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Developing a game around second-to-second gameplay that evokes conflicting emotions is an effective way to hook and retain players for the long haul.

Chris Germano, Blogger

May 24, 2017

3 Min Read

This was originally posted on our website, as a follow-up to a prior topic.


Emotions are Mechanics are Emotions

As I continue to explore single-player titles, I’ve been reminded of the complexities of evoking and utilizing player emotions. While competitive online gaming certainly involves some level of emotion, and yelling at the screen, you must surely recognize the difference in depth of the experiences. I think most of us agree that any number of intensely frustrating rounds of online first-person shooters don’t hold a candle to a pivotal moment in a single player campaign, as far as memorability goes (Bioshock, anyone?)

I’m sure some of you are already jumping to the obvious differentiator, the story. Sure, multiplayer gameplay is typically far more shallow than single-player experiences, but that’s not to say a few lines of backstory makes player emotions an all-or-nothing issue. Modern AAA multiplayer titles like Overwatch are actively supplementing “straightforward” gameplay with stronger plots, backstories, and subtle in-game references. Looking at Blizzard’s social media accounts, you can see that a lot of their content is related to creating and developing stories that have no direct effect on gameplay or mechanics. Even plot points covering long-standing alliances (or rivalries) doesn’t limit playable characters for opposing teams in online matches.


Emotion isn't depth

Why take so much time to build these stories and add such creative depth? Is it just for show? To give fans something to talk about? While true, that barely scratches the surface.

Regardless of genre or platform, a game that doesn’t evoke player emotion will ultimately fail as a creative (and likely financial) production. In a hyper-competitive industry, nobody can afford to be forgettable.

Thankfully, it’s easy to evoke an emotion. Fear? Throw in a jump scare. Power? Have a weak enemy that’s larger than the player. Genius? Throw in a few puzzles that look more complicated than they really are. It's a compliment wrapped in deception. But it’s easy to compliment someone, and compliments have diminishing returns. The player will soon recognize the game is pandering to their emotions and unless your strategy changes, few will experience the entirety of your creation.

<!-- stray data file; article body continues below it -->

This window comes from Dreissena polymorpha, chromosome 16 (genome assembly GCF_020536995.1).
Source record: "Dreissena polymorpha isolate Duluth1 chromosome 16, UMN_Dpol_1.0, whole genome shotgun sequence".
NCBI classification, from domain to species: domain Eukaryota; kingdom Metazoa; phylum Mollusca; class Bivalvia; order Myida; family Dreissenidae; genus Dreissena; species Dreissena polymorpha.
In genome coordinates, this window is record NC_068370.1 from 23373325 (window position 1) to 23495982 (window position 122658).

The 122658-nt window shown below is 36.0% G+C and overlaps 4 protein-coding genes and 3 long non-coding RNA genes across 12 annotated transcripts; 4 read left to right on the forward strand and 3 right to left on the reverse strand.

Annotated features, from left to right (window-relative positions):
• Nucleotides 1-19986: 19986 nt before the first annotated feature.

The best experiences evoke multiple, often conflicting emotions.

Recently, I’ve been making progress in Jonathan Blow’s The Witness. Deceptively simple at first, the variety of puzzles are ingeniously familiar yet innovative, requiring no explanation or dialogue to intuit solutions. While plenty can be said on the game itself, what’s more important is how artfully crafted puzzles make you feel. Frustration and satisfaction may come to mind, but think specifically about the minute-to-minute experience: when you finally solve the puzzle that’s been haunting you for days, or when you ultimately resort to Googling solutions for something that’s “so obvious” once it’s broken down. A well-crafted puzzle makes the player feel like a genius and an idiot at the same time, and that unpredictable fluctuation is what we can't get enough of.

While I haven’t been as up-to-date with The Witcher as I’ve liked to, I’m a long-time fan of The Elder Scrolls. In a similar vein, the player will feel incredibly powerful yet weak on a minute-to-minute basis. One minute you’re looting the corpse of a towering atronach or dragon, and you’re running away from a mudcrab the next. Think of how amazing you feel after taking down a Deathclaw in Fallout, and then how ridiculous you feel running away from an aggressive Mister Handy. From hero to zero, zero to hero, the roller coaster never ends. You’re here for the ride, not the destination, but you're sure it’s going to have a great ending.

The examples continue with horror (brave explorer or terrified weakling?), sports (klutzy or coordinated?), and others, but the contrast remains. Some players are more easily affected by emotional moments, others quickly grow numb. It’s impossible to create something that works for everyone, but you will certainly appeal to a larger audience when you seriously invest resources into capturing and manipulating player emotion. Don’t tell players how to feel, prompt them with mechanics and careful design.

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